Whitney High School coach practices inclusion
Whitney High School’s Nicholas French is a counselor, coach and teacher.
Now in his sixth year at the Rocklin school, French has taught for 17 years, 16 of those years in special education.
Although recruited from Fresno’s Hoover High School to be the head varsity basketball coach at Whitney, his biggest impact on campus might be his inclusion of special needs students in physical education and advocacy for Unified Sports.
Besides coaching, French is a counselor in the campus Learning Center and the AVID (Advancement Via Individual Determination) college readiness program.
“I’ve been involved my entire career with the Northern California Special Olympics,” French said. “Unified Sports is a branch of Special Olympics. When I came here, I saw a huge need for some sort of program that would benefit the general education students and special education students. Our kids are amazing in their response and support for all students.”
French said the reception for including special needs students at Whitney has been “amazing.”
The school recently hosted the Unified Sports Spooktacular soccer tournament for the third year.
“The Spooktacular soccer tournament is a great event,” French said. “We hosted 10 schools from around the area. It was great to bring the community together. It was a lot of fun and that’s the point. The kids get to have a day where they don’t have to worry about anything but smiling and having fun.”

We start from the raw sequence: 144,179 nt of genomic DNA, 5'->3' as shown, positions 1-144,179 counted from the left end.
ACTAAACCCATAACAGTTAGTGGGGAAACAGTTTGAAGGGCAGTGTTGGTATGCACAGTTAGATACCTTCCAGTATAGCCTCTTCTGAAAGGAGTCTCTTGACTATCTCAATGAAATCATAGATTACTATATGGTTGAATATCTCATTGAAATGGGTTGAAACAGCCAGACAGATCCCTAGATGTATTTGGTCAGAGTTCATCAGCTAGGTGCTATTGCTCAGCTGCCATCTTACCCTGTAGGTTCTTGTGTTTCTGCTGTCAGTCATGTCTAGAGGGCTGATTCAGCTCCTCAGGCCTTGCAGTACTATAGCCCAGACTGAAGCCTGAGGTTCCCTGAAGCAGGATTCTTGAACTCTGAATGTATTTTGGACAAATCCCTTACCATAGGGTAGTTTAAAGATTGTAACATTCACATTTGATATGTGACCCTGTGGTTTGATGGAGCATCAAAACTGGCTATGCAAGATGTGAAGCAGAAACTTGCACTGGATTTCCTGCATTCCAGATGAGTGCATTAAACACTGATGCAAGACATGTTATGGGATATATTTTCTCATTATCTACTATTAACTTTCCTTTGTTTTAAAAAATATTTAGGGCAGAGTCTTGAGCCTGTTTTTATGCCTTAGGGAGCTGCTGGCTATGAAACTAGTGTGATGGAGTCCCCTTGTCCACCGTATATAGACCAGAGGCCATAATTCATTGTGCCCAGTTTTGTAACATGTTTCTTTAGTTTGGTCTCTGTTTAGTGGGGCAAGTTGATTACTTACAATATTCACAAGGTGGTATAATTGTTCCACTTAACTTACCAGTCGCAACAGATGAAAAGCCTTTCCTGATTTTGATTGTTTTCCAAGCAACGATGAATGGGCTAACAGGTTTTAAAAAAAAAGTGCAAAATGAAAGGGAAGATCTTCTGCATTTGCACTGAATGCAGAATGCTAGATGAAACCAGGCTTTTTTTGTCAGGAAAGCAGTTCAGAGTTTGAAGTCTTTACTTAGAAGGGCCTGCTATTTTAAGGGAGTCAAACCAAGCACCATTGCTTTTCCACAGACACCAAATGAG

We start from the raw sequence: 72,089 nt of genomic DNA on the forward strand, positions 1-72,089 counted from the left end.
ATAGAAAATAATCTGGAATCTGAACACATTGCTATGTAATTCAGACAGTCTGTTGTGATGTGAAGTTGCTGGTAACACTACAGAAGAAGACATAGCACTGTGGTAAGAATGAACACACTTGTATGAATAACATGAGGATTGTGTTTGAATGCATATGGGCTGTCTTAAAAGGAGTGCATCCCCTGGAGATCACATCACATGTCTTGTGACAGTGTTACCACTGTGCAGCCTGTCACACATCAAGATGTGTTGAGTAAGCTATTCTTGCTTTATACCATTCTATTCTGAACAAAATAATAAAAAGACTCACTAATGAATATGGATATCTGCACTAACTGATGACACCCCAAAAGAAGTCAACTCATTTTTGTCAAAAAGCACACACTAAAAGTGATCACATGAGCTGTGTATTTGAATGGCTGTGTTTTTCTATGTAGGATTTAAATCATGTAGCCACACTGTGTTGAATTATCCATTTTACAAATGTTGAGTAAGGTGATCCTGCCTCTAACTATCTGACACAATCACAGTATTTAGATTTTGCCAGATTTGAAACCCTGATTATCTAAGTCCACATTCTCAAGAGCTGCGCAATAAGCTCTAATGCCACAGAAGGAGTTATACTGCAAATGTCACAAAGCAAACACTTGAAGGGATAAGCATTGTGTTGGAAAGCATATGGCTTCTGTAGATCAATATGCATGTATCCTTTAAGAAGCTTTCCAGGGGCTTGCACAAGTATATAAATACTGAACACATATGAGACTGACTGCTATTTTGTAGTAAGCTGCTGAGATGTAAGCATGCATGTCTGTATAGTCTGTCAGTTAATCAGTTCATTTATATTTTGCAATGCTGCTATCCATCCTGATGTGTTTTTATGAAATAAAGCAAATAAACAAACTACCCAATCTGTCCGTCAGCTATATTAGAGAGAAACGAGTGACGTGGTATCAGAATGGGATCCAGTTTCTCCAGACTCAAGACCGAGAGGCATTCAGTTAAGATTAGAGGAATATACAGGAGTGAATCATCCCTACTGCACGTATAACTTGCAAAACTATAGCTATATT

Participation in Special Olympics makes a difference, according to French.
“Special Olympics is one of the best days of the year for special education students,” French said. “They compete, they get recognition and they get that moment in the spotlight like all the other high school student-athletes.
“The coolest part of Unified Sports is bringing the same experience to special education students that other students have in sports,” French added. “The students understand it is a big deal and that not everyone gets that moment to themselves. The coolest thing is to see their faces at that moment.”
Kevin Finnegan, 16, is a sophomore and in the Unified Sports class.
“I enjoy this class, it’s fun,” Finnegan said. “You can run and do sports.”
Senior Kate Hilton, 17, is a peer leader in the class.
“I help out the kids and make sure they’re doing what they are supposed to, staying on track and having fun,” Hilton said. “I like working with the special needs kids. It’s rewarding to watch them develop and I have special needs people in my family.”
“I definitely would recommend being a peer leader. This class always puts a smile on my face,” Hilton said.